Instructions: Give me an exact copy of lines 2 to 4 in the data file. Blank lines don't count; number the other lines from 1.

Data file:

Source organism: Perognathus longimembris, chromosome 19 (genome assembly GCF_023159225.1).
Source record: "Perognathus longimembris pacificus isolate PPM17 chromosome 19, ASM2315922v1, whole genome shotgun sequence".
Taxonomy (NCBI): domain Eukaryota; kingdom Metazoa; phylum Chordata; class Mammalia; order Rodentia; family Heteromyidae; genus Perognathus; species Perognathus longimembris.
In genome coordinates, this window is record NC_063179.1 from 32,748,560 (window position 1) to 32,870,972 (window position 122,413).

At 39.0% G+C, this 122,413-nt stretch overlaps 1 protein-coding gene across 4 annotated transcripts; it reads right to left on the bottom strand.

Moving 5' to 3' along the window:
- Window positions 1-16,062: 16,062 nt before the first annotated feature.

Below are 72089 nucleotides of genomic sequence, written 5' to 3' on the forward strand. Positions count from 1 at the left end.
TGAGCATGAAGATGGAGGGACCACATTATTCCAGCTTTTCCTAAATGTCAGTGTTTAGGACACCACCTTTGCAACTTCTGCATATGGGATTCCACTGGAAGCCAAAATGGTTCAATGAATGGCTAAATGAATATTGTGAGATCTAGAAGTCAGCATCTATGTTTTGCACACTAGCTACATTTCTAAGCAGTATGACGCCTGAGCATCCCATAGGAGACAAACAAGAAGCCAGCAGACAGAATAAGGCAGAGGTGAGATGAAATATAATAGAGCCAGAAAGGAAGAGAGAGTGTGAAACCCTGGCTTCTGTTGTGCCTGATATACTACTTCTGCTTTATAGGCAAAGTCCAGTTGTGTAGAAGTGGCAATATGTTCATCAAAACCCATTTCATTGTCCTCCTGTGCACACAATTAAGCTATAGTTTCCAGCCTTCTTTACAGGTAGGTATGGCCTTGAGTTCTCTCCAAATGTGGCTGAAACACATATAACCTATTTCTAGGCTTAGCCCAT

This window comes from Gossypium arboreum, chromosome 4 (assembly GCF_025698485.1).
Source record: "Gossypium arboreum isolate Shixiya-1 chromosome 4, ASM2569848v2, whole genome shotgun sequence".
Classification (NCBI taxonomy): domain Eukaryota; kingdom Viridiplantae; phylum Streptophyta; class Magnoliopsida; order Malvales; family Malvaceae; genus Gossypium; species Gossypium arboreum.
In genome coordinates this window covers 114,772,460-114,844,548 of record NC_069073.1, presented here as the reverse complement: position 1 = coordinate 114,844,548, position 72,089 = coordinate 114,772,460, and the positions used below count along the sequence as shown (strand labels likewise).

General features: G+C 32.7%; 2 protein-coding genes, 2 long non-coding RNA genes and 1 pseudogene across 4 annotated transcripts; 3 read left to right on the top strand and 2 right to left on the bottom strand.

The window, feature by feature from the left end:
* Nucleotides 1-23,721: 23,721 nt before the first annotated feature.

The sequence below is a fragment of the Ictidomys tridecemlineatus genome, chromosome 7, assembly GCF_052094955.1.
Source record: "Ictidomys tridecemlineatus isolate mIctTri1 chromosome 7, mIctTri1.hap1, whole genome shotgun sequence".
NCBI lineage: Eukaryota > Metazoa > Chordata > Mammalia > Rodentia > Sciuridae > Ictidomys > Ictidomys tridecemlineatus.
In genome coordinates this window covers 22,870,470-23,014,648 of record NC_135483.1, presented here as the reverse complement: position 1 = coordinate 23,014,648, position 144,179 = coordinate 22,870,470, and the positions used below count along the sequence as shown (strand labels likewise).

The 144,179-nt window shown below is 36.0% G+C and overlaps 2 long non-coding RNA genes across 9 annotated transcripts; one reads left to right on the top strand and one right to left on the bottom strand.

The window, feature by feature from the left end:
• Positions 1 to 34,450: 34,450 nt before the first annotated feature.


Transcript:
Source record: "Perognathus longimembris pacificus isolate PPM17 chromosome 19, ASM2315922v1, whole genome shotgun sequence".
Taxonomy (NCBI): domain Eukaryota; kingdom Metazoa; phylum Chordata; class Mammalia; order Rodentia; family Heteromyidae; genus Perognathus; species Perognathus longimembris.
In genome coordinates, this window is record NC_063179.1 from 32,748,560 (window position 1) to 32,870,972 (window position 122,413).